As we’ve finished up the open another year, we find ourselves in another season of growth. Generally, at this time, we tone down the intensity of traditional CrossFit and move towards building our aerobic base and our general physical preparedness for the outdoors. And what do we usually do outdoors? We run, jump, and play; many activities of which involve standing or landing on one leg. In addition, awkward terrain on hikes, over hills, and on trails makes coordination and balance all the more important. This is why you will see many movements involving one leg or unbalanced carries. However, we will not completely lose sight of where we are in our CrossFit or BootFit training. We will break down how things will look by category so you have an idea of what to expect:

  • Olympic lifting:
    • Breaking and slowing down segments of the lift from ground to the launch position to emphasize positional strength. EMOTMs and complexes will compromise many of these.
  • Powerlifting:
    • Build single leg hypertrophy and symmetry through lunge/split squat as well as single leg endurance within long conditioning workouts.
      • Accessory work involving posterior, lateral, or transverse chains (a.k.a hamstring, all glutes, all trunk muscles).
    • Build postural strength in the squat through tempos.
    • Use DB work (i.e. bench, skull crusher, DB pull over) to assist gymnastics focus by building ability to control end ranges of shoulder and elbow motions.
  • Gymnastics:
    • Use tempos to build control in sticking points, especially at end ranges of motion, and to emphasize body positioning. Mix in skill practice to apply learned positions.
  • Conditioning: Long aerobic workouts without overusing the bike, row, run. Learn pacing and modification strategies of workouts requiring high reps of movement.

Overall, for a typical week, you may expect it to look something like this:


Single leg (push)

Bend (hinge)



Vertical pull/abs/scapular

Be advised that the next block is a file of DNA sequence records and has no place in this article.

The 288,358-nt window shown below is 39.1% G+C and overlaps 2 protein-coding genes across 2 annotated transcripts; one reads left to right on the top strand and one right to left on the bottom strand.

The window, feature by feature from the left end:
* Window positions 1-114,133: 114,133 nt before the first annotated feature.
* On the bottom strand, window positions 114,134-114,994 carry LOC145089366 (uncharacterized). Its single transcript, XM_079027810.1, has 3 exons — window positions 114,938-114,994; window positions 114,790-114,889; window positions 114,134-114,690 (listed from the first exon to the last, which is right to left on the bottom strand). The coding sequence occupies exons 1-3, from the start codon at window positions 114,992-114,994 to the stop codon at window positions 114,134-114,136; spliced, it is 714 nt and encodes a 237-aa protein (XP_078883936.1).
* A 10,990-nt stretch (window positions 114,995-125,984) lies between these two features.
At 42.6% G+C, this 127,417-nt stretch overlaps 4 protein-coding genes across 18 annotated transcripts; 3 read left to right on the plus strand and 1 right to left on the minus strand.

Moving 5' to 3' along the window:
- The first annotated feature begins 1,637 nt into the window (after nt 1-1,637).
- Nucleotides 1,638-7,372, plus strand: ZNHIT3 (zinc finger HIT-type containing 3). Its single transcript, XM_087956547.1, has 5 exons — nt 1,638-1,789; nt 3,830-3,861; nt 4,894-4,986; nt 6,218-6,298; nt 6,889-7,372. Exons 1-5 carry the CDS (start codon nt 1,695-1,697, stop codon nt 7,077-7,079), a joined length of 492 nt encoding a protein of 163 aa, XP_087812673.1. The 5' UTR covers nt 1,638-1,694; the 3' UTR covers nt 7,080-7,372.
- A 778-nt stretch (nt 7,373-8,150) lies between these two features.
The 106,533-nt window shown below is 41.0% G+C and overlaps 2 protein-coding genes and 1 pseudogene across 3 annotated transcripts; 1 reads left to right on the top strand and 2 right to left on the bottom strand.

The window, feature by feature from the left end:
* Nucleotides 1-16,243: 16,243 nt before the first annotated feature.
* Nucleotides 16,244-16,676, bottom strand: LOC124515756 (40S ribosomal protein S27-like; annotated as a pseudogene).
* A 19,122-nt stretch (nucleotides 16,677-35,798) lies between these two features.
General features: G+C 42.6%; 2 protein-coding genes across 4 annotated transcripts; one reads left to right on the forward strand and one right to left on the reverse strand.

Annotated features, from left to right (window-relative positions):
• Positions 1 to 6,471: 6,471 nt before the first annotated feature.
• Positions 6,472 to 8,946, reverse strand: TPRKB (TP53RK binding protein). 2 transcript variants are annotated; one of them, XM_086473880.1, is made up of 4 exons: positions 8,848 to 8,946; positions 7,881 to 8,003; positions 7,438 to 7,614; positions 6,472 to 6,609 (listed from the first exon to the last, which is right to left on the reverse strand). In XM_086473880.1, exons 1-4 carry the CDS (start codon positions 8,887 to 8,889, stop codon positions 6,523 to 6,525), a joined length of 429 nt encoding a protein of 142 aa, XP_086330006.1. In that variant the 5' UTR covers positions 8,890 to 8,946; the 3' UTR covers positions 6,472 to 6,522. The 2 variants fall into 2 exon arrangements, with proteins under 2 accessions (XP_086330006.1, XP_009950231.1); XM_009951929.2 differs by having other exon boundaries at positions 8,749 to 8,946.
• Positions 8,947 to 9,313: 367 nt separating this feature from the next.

Aerobic Power/




Long; Aerobic


Horizontal Press/Vertical




Bend (pull)/unilateral access. and carry

Aerobic – Rest.

For the conditioning portions, alactic means our aim is to NOT structurally fatigue you to the point of failure or down to sets of onsies/twosies. However, this isn’t synonymous with “easy”. This is where pacing and modifying appropriately becomes important because we want to INCREASE our movement QUALITY. This is why we tend to have tempos or segmented movements (i.e. pausing snatch grip DL, clean lift off) up front then do a similar movement in the conditioning portion. We want to carry over positions we’ve adopted in Part A to the reps we accumulate in the sweaty portion (part B or C) of the workout. We’re doing this now because what lies ahead is a lot of volume (in about 5-6 weeks). When we work at high volumes, we want to be sure that we’re moving appropriately in order to preserve joint health and truly re-enforce good positions through lots of practice and repetition. This is where we’re going:

  • Hypertrophy: building the size of muscle groups. This mean HIGH VOLUME (i.e. 8-12 reps each set).
  • Gymnastics strength and skill
  • Continue building aerobic levels and threshold training (operating underneath the redline, but never going over).
  • Preparing for absolute strength

As always, shoot us with questions or comments! We’re excited to see you achieve your goals (the goal board better fill up!!!!!) and to see what spring and summer have to bring.

#ttfolyfe #iamTT #TTstrong #trusttheprocess